The dimensions of the viewport depend on the original size of the page and the zoom level. In order to make sure that the entire viewport is rendered on our canvas, we must now change the size of our canvas to match that of the viewport. Here's how:

At this point, we can go ahead and render the page.

Putting it all together, the whole source code looks like this.

If you try opening the web page in a browser, you should now be able to see the first page of your PDF file.

You may have noticed that the size of our PDF viewer currently depends on the size of the page being rendered and the zoom level. This is not ideal because we don't want the layout of our web page to be affected while users interact with the PDF viewer.

To fix this, all we need to do is give a fixed width and height to the <div> element encapsulating our canvas and set its overflow CSS property to auto. This property, when necessary, adds scroll bars to the <div> element, allowing users to scroll both horizontally and vertically.

Add the following code inside the <head> tag of the web page:

You are, of course, free to change the width and height or even use media queries to make the <div> element match your requirements.

Optionally, you can include the following CSS rules to make the <div> element seem more distinct:

If you refresh the web page now, you should see something like this on your screen:

5. Changing the Current Page

Our JavaScript PDF viewer is currently capable of showing only the first page of any PDF file given to it. To allow users to change the page being rendered, we must now add click event listeners to the go_previous and go_next buttons we created earlier.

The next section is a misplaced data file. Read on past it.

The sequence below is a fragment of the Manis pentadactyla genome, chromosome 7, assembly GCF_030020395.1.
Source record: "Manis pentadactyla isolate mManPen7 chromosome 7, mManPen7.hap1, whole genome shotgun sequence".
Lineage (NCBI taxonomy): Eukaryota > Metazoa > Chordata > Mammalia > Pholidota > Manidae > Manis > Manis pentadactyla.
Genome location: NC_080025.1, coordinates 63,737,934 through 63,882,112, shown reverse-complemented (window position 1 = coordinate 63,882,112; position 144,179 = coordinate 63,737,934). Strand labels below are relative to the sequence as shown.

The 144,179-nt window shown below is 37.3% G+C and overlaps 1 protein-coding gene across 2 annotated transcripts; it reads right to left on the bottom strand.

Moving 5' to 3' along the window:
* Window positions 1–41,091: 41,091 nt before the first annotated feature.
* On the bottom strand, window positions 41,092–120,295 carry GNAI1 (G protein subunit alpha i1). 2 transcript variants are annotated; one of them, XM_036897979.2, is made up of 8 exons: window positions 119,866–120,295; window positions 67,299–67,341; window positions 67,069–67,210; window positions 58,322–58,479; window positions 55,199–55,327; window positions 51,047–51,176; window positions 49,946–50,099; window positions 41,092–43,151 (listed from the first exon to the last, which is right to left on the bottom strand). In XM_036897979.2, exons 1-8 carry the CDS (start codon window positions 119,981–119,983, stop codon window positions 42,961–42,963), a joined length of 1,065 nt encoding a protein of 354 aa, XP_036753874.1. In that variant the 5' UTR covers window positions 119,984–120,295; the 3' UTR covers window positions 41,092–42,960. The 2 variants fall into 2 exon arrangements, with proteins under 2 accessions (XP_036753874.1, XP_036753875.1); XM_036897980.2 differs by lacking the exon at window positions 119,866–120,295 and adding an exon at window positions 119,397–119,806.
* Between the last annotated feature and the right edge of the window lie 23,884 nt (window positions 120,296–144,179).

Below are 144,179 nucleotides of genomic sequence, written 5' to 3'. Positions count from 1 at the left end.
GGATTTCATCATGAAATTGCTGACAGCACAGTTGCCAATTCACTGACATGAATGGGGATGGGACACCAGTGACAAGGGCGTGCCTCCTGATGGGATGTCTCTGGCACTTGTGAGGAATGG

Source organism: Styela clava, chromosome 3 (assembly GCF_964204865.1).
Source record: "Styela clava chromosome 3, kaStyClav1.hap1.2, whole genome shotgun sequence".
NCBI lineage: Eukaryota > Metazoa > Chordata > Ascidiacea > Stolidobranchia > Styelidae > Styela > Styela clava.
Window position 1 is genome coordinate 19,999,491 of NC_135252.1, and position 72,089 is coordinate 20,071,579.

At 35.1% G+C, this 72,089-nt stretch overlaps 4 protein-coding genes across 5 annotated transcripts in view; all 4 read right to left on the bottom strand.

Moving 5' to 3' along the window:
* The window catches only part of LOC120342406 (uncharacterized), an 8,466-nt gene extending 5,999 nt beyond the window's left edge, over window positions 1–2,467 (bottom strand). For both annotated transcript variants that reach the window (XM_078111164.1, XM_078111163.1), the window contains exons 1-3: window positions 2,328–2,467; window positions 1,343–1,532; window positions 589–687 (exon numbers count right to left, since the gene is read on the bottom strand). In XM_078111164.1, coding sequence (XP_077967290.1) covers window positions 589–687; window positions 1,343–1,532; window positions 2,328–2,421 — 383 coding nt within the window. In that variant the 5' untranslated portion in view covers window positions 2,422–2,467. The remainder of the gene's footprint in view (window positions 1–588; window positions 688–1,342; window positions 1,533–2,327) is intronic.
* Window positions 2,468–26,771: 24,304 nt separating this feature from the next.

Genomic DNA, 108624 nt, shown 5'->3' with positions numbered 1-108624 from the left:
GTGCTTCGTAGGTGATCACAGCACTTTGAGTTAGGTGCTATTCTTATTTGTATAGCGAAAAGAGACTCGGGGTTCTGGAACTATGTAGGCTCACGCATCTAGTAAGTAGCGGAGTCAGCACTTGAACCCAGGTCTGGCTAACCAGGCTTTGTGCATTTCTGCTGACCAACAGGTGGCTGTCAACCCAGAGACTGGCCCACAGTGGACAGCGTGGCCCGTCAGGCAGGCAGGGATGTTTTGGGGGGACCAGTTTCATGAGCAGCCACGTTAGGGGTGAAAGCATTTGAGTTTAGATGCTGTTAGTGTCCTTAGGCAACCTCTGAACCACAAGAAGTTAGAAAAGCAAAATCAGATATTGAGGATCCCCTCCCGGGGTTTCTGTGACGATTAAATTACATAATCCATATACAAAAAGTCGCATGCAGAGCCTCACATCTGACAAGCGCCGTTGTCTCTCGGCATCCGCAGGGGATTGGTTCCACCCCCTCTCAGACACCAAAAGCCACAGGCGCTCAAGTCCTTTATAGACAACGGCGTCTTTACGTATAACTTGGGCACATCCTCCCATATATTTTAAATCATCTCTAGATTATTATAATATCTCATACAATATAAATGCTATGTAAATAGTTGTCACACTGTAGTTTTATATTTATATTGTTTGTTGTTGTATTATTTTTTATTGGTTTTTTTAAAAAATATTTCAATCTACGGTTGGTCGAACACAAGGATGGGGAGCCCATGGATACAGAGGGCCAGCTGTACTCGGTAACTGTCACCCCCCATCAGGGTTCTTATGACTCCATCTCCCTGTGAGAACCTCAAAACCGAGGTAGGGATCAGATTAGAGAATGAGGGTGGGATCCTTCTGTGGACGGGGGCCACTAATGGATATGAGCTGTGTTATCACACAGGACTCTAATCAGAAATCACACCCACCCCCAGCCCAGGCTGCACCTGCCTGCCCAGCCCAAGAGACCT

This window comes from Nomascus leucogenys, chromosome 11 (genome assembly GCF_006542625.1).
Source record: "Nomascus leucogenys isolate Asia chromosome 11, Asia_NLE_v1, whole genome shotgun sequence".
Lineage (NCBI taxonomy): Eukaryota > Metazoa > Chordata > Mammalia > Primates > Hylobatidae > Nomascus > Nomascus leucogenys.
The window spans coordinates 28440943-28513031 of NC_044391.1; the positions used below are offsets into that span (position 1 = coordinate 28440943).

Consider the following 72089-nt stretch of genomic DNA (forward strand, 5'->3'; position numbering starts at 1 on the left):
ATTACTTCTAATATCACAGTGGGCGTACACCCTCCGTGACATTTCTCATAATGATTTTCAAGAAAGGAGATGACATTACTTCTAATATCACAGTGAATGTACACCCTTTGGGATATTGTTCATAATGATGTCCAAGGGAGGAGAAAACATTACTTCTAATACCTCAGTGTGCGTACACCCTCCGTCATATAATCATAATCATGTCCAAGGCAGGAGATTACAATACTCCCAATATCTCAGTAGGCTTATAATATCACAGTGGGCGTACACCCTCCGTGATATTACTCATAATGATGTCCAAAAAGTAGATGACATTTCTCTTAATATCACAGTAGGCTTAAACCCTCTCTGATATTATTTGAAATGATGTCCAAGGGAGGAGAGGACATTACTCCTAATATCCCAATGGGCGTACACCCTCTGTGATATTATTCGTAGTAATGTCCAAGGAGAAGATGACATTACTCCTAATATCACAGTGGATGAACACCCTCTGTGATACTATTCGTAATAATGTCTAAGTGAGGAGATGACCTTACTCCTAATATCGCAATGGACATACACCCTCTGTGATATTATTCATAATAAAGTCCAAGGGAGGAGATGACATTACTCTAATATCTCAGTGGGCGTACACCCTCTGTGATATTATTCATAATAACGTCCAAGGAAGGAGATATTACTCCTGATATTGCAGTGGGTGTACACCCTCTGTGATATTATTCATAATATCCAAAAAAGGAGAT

Inside the event listener of the go_previous button, we must decrement the currentPage property of our state object, making sure that it doesn't fall below 1. After we do so, we can simply call the render() function again to render the new page.

Additionally, we must update the value of the current_page text field so that it displays the new page number. The following code shows you how:

Similarly, inside the event listener of the go_next button, we must increment the currentPage property while ensuring that it doesn't exceed the number of pages present in the PDF file, which we can determine using the numPages property of the _pdfInfo object.

Lastly, we must add a key press event listener to the current_page text field so that users can directly jump to any page they desire by simply typing in a page number and hitting the Enter key. Inside the event listener, we need to make sure that the number the user has entered is both greater than zero and less than or equal to the numPages property.

Our PDF viewer can now display any page of the PDF file.

6. Changing the Zoom Level

Because our render() function already uses the zoom property of the state object while rendering a page, adjusting the zoom level is as easy as incrementing or decrementing the property and calling the function.

Inside the on-click event listener of the zoom_in button, let's increment the zoom property by 0.5.

And inside the on-click event listener of the zoom_out button, let's decrement the zoom property by 0.5.

You are free to add upper and lower bounds to the zoom property, but they are not required.

This is what it looks like when it's put all together.

Our PDF viewer is ready. If you refresh the web page again, you should be able to view all the pages present in the PDF file and also zoom in to or zoom out of them.

Conclusion

You now know how to use PDF.js to create a custom JavaScript PDF viewer for your website. With it, you can confidently offer a seamless user experience while displaying your organization's brochures, white papers, forms, and other documents generally meant to be distributed as hard copies.